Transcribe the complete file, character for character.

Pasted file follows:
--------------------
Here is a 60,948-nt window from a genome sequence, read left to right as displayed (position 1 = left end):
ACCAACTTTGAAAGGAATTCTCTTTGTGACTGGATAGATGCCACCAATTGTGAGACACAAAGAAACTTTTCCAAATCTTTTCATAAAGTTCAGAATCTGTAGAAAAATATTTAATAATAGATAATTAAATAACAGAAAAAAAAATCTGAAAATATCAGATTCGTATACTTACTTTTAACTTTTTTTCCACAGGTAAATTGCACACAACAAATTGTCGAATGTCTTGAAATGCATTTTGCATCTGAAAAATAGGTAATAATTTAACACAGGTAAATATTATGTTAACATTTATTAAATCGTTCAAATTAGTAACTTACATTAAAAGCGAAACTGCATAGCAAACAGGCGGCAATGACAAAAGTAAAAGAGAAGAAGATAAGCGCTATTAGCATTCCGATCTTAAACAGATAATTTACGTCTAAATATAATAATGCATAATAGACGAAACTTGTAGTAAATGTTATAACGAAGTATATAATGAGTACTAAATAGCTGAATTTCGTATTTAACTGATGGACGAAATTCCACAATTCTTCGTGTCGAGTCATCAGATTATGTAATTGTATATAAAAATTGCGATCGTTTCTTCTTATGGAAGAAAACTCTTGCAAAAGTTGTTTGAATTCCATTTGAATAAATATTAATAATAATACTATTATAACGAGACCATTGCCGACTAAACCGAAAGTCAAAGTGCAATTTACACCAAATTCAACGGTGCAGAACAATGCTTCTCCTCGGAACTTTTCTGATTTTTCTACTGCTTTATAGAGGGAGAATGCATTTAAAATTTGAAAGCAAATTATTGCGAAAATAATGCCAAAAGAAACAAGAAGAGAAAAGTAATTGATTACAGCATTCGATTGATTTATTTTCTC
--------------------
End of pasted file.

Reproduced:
Here is a 60,948-nt window from a genome sequence, read left to right as displayed (position 1 = left end):
ACCAACTTTGAAAGGAATTCTCTTTGTGACTGGATAGATGCCACCAATTGTGAGACACAAAGAAACTTTTCCAAATCTTTTCATAAAGTTCAGAATCTGTAGAAAAATATTTAATAATAGATAATTAAATAACAGAAAAAAAAATCTGAAAATATCAGATTCGTATACTTACTTTTAACTTTTTTTCCACAGGTAAATTGCACACAACAAATTGTCGAATGTCTTGAAATGCATTTTGCATCTGAAAAATAGGTAATAATTTAACACAGGTAAATATTATGTTAACATTTATTAAATCGTTCAAATTAGTAACTTACATTAAAAGCGAAACTGCATAGCAAACAGGCGGCAATGACAAAAGTAAAAGAGAAGAAGATAAGCGCTATTAGCATTCCGATCTTAAACAGATAATTTACGTCTAAATATAATAATGCATAATAGACGAAACTTGTAGTAAATGTTATAACGAAGTATATAATGAGTACTAAATAGCTGAATTTCGTATTTAACTGATGGACGAAATTCCACAATTCTTCGTGTCGAGTCATCAGATTATGTAATTGTATATAAAAATTGCGATCGTTTCTTCTTATGGAAGAAAACTCTTGCAAAAGTTGTTTGAATTCCATTTGAATAAATATTAATAATAATACTATTATAACGAGACCATTGCCGACTAAACCGAAAGTCAAAGTGCAATTTACACCAAATTCAACGGTGCAGAACAATGCTTCTCCTCGGAACTTTTCTGATTTTTCTACTGCTTTATAGAGGGAGAATGCATTTAAAATTTGAAAGCAAATTATTGCGAAAATAATGCCAAAAGAAACAAGAAGAGAAAAGTAATTGATTACAGCATTCGATTGATTTATTTTCTC